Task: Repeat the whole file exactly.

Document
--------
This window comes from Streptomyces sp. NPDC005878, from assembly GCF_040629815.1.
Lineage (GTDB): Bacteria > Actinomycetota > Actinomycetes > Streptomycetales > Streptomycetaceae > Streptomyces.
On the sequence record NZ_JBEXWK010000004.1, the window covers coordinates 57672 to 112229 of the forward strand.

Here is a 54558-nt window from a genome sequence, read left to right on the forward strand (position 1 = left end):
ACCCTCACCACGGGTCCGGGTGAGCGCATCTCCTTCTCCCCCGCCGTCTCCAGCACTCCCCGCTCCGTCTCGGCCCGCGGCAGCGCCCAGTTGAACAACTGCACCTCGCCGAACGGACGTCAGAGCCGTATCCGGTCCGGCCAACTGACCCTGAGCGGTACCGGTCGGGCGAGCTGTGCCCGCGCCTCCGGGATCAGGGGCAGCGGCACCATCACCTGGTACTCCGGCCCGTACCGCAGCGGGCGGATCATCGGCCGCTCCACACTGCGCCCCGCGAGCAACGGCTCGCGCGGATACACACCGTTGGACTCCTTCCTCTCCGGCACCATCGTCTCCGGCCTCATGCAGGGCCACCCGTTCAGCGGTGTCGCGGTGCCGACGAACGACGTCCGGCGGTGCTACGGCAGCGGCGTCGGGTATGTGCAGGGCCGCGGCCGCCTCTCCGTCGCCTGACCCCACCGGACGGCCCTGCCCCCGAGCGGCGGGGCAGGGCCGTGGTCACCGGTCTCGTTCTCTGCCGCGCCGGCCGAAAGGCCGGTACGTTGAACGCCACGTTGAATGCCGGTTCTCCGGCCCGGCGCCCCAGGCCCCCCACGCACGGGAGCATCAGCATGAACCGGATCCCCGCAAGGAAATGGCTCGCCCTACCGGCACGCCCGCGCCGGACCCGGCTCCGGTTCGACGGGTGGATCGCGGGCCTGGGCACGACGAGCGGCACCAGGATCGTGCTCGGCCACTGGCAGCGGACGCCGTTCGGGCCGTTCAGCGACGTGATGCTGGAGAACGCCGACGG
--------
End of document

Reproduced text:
This window comes from Streptomyces sp. NPDC005878, from assembly GCF_040629815.1.
Lineage (GTDB): Bacteria > Actinomycetota > Actinomycetes > Streptomycetales > Streptomycetaceae > Streptomyces.
On the sequence record NZ_JBEXWK010000004.1, the window covers coordinates 57672 to 112229 of the forward strand.

Here is a 54558-nt window from a genome sequence, read left to right on the forward strand (position 1 = left end):
ACCCTCACCACGGGTCCGGGTGAGCGCATCTCCTTCTCCCCCGCCGTCTCCAGCACTCCCCGCTCCGTCTCGGCCCGCGGCAGCGCCCAGTTGAACAACTGCACCTCGCCGAACGGACGTCAGAGCCGTATCCGGTCCGGCCAACTGACCCTGAGCGGTACCGGTCGGGCGAGCTGTGCCCGCGCCTCCGGGATCAGGGGCAGCGGCACCATCACCTGGTACTCCGGCCCGTACCGCAGCGGGCGGATCATCGGCCGCTCCACACTGCGCCCCGCGAGCAACGGCTCGCGCGGATACACACCGTTGGACTCCTTCCTCTCCGGCACCATCGTCTCCGGCCTCATGCAGGGCCACCCGTTCAGCGGTGTCGCGGTGCCGACGAACGACGTCCGGCGGTGCTACGGCAGCGGCGTCGGGTATGTGCAGGGCCGCGGCCGCCTCTCCGTCGCCTGACCCCACCGGACGGCCCTGCCCCCGAGCGGCGGGGCAGGGCCGTGGTCACCGGTCTCGTTCTCTGCCGCGCCGGCCGAAAGGCCGGTACGTTGAACGCCACGTTGAATGCCGGTTCTCCGGCCCGGCGCCCCAGGCCCCCCACGCACGGGAGCATCAGCATGAACCGGATCCCCGCAAGGAAATGGCTCGCCCTACCGGCACGCCCGCGCCGGACCCGGCTCCGGTTCGACGGGTGGATCGCGGGCCTGGGCACGACGAGCGGCACCAGGATCGTGCTCGGCCACTGGCAGCGGACGCCGTTCGGGCCGTTCAGCGACGTGATGCTGGAGAACGCCGACGG